# Get month prior to churn

month.prior <- df.sub$date[df.sub$churn == 1] %m-% months(1)

# Get two months prior to churn

two.month.prior <- df.sub$date[df.sub$churn == 1] %m-% months(2)

# If two months prior is within dataset date range and level of mandates is greater than 0

if ((two.month.prior > min.date) && (df.sub$mandates[df.sub$date == two.month.prior] > 0)) {

# Compare number of mandates 1 month prior to 2 months prior, if less, mark 'leading_indicator' as '1'

if (df.sub$mandates[df.sub$date == month.prior] < df.sub$mandates[df.sub$date == two.month.prior]) {

model.df[model.df$company_id == company, ]$leading_indicator <- 1

}

}

}

### Of the churners, how many have a leading indicator? #

`model.df %>%`

filter(churn == 1) %>%

group_by(leading_indicator) %>%

summarise(n=n()) %>%

mutate(percent = round(n / sum(n) * 100, 1))

`## # A tibble: 2 x 3`

## leading_indicator n percent

## <dbl> <int> <dbl>

## 1 0 264 91.3

## 2 1 25 8.7

### Re-train model and evaluate #

`# Re-split data so 'leading_indicator' is in columns (the index remains the same)`

train.df <- model.df[index, ]

test.df <- model.df[-index, ]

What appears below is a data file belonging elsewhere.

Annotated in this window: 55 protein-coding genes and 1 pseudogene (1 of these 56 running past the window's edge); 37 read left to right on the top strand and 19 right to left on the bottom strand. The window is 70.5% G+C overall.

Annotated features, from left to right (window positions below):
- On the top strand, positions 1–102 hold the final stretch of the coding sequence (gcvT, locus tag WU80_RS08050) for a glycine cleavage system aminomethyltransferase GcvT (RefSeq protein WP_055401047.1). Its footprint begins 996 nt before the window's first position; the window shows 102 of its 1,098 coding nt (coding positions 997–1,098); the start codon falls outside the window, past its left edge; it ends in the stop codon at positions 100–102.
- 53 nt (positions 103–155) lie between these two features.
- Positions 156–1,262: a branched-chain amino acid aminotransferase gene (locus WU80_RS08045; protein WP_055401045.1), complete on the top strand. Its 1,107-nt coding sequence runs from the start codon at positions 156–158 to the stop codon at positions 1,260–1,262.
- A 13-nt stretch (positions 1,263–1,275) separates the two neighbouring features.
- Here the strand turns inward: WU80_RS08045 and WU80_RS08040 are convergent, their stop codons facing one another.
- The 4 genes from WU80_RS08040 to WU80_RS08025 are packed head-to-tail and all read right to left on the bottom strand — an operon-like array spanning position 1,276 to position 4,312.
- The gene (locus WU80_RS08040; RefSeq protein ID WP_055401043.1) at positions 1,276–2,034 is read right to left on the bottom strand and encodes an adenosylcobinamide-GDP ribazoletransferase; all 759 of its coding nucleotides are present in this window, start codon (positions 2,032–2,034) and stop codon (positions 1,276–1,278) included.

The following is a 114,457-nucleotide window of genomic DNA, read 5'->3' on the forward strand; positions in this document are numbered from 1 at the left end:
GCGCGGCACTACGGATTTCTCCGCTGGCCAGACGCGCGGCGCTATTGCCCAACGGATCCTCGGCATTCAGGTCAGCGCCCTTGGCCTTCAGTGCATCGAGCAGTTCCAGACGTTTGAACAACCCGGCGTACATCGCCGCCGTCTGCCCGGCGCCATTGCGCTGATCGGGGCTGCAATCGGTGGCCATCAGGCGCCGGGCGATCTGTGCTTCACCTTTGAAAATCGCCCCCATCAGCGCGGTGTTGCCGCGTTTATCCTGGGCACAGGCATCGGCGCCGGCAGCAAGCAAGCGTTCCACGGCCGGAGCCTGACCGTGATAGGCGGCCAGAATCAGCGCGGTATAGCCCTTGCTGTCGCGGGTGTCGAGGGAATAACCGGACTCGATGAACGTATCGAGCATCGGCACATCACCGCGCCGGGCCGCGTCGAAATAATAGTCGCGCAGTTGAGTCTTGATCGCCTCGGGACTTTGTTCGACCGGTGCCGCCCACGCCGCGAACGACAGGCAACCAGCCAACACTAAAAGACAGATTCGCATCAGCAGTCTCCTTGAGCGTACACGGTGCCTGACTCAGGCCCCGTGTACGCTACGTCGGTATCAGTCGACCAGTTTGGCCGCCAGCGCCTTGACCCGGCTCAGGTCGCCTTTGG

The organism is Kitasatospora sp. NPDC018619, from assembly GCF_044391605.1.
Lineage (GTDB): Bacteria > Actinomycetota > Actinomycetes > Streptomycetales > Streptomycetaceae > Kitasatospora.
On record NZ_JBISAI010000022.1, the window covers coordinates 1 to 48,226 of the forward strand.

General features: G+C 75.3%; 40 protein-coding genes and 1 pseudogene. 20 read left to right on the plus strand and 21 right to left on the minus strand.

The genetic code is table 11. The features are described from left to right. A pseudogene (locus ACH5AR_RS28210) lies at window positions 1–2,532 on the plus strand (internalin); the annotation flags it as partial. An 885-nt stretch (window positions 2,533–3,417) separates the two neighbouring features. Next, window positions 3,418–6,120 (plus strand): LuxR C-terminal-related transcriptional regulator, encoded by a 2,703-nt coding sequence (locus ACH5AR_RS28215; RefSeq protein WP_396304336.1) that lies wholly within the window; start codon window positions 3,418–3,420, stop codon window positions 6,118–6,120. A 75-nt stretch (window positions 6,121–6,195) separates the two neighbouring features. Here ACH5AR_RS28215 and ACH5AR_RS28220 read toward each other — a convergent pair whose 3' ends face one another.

### Logistic #

`# Run model`

lead.logistic.model <- glm(churn ~ incorporation_time + vertical + leading_indicator,

data = train.df,

family = binomial(link = 'logit'))

# Predict

log.pred <- predict(lead.logistic.model, newdata = test.df, type = 'response')

# Convert probs to binary

log.pred <- as.factor(ifelse(log.pred > 0.5, 1, 0))

# Evaluation Metrics

lead.log.result <- confusionMatrix(data = log.pred, test.df$churn)

lead.log.precision <- log.result$byClass['Pos Pred Value']

lead.log.recall <- log.result$byClass['Sensitivity']

lead.log.F1 <- log.result$byClass['F1']

### Evaluation Metrics #

Compare the precision and recall of the logistic model with and without the `lead_indicator`

.

`log.precision`

## Pos Pred Value

## 0.8333333

`lead.log.precision`

## Pos Pred Value

## 0.8333333

`log.recall`

## Sensitivity

## 0.9016393

`lead.log.recall`

## Sensitivity

## 0.9016393

`# Have a look at the model coefficients and p-values`

summary(lead.logistic.model)

## Call:

## glm(formula = churn ~ incorporation_time + vertical + leading_indicator,